The Children's Writers & illustrator's Market 
A comprehensive publishing guide for anyone who wants to write or illustrate for kids and young adults. Inside you'll find more than 500 listings for children's book markets (US, Canadian and international publishers; literary agents; magazines; conferences; and contests) including contact names, how to properly submit your work, and what categories each market accepts. Also includes interviews with authors and illustrators and informative articles.


SCBWI Discussion Boards 
A message board for writers and illustrators of children's literature, published and pre-published, as well as editors, agents, librarians, and others who are interested in sharing information about books and stories for children of all ages, from toddlers to teens. 

The Purple Crayon
Created by children's book editor Harold Underdown, this website provides lots of general information for those new to children's book writing, illustrating, marketing, and publishing. 

Picture Book Creation
Author/Illustrator Debbie Ohi provides an in-depth guide, free templates, and resources on creating picture books. Her website in general is also full of information and resources.

Josh Funk's Guide to Writing Picture Books
Author Josh Funk offers tips and resources for writing picture books.

Created by author Elaine Kiely Kearns and author-illustrator Sylvia Liu, this website provides articles, resources, author/illustrator spotlights, and manuscript/portfolio swap opportunities.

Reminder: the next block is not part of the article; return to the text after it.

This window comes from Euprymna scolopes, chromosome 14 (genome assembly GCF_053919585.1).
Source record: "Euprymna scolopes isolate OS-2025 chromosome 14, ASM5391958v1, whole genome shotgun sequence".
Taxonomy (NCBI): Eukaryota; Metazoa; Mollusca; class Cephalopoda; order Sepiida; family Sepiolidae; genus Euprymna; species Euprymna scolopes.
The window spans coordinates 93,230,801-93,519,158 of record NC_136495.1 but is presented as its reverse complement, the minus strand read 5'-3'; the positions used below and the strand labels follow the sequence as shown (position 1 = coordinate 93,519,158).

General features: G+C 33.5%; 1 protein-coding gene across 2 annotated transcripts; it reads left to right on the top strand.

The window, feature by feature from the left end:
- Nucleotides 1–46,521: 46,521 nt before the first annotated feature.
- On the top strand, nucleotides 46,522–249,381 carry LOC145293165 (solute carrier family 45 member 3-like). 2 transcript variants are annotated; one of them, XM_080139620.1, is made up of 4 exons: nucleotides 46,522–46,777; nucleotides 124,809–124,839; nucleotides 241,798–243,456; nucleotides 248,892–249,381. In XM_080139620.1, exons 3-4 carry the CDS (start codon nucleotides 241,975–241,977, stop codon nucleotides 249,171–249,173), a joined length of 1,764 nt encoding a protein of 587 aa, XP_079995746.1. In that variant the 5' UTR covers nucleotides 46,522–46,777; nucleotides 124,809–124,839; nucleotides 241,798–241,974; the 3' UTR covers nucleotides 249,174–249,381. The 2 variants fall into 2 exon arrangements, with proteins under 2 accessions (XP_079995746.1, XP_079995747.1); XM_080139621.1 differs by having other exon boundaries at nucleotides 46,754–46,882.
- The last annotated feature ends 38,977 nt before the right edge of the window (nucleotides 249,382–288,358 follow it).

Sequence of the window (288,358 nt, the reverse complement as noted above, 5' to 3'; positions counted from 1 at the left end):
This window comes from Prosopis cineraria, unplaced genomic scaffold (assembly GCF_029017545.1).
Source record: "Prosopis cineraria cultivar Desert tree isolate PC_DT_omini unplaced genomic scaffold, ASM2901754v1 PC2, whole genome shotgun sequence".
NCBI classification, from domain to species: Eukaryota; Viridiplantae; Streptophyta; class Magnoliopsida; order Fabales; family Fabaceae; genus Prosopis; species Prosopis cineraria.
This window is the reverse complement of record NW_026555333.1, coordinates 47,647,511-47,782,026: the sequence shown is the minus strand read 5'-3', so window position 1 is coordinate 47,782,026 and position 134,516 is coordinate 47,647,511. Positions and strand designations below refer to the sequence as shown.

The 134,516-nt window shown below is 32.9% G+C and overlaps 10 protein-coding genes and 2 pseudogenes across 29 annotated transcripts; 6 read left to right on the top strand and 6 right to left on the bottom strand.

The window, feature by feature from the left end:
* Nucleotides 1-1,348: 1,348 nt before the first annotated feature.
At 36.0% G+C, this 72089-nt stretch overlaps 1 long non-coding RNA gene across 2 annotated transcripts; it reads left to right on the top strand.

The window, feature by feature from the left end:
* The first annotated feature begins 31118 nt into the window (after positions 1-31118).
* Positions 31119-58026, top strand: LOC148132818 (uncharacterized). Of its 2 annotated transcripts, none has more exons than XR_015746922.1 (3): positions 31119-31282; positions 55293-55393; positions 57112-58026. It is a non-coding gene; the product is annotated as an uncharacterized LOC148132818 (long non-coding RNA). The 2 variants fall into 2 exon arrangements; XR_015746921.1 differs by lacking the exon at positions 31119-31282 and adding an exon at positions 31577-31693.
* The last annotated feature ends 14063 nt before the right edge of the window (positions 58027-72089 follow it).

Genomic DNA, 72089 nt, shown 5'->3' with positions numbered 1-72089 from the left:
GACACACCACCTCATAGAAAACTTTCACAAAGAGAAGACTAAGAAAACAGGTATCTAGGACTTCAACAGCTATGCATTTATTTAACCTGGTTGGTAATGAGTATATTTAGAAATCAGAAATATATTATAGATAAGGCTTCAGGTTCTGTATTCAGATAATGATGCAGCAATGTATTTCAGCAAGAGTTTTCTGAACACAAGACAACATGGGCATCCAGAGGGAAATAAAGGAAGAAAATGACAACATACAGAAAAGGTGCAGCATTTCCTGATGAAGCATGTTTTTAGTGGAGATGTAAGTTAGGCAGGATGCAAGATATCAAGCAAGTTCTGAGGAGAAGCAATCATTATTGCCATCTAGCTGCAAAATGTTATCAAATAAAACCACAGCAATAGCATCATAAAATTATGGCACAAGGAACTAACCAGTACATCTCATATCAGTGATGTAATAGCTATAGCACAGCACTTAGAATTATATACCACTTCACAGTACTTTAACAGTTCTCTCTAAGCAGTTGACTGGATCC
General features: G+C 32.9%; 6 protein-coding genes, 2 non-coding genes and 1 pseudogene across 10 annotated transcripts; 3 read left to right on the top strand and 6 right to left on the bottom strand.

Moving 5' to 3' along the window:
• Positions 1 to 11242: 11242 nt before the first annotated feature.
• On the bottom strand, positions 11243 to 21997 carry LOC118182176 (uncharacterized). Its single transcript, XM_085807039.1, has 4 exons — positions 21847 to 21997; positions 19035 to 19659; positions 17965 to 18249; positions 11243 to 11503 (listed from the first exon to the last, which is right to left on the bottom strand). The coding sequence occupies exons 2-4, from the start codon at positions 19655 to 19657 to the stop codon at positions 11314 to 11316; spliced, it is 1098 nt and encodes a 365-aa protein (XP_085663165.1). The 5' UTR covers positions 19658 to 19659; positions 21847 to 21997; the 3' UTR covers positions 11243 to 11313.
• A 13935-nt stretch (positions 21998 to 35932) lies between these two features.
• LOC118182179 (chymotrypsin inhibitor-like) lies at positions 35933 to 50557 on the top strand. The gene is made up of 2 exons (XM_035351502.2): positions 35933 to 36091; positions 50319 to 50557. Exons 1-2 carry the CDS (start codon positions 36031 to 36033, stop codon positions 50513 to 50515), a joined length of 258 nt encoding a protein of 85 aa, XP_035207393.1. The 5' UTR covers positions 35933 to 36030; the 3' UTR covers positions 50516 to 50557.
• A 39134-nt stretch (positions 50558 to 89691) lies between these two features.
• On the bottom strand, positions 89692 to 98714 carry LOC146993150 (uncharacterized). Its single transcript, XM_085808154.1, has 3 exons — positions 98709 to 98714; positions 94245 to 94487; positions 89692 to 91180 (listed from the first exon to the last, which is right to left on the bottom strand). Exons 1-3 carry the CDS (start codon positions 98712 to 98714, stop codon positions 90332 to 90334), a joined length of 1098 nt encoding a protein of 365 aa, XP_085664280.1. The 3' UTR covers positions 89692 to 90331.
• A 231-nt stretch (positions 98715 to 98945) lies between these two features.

Kidlit Social (no longer active but episodes are archived here)
Presented by Children's Book Insider. Video interviews with kidlit's top authors, editors, agents, and publishing professionals.

The Children's Book Podcast (no longer active but episodes are archived here)
A weekly podcast, created and hosted by elementary school librarian and author Matthew Winner, featuring interviews with authors, illustrators, and everyone involved in taking a book from drawing board to bookshelf.

Book Friends Forever Podcast
Weekly podcast created and hosted by two of children's publishing's top professionals, editor-in-chief at Little, Brown Books for Young Readers, Alvina Ling, and author-illustrator Grace Lin.

Kidlit Happy Hour
Weekly podcast created and hosted by children's book authors Joanna Ho and Caroline Kusin Pritchard where they take a deep dive into discussions about all things storytelling - the craft, the industry, and the creative life - with fellow kidlit authors, publishing professionals, and folks outside the publishing world.


I don't provide manuscript critiques, however, the following are published authors and freelance editors, who I know personally or have come recommended to me, who do:

Jen Bonnell:
Alli Brydon:
Marcie Colleen:
Emma Dryden:
Catherine Frank:
Harold Underdown:


I have never self-published a book so I don't have any personal insight to offer in that regard but there is a lot out there written about this topic including this article written by Harold Underdown: SCBWI has also, in recent years, been offering more resources and information about self-publishing.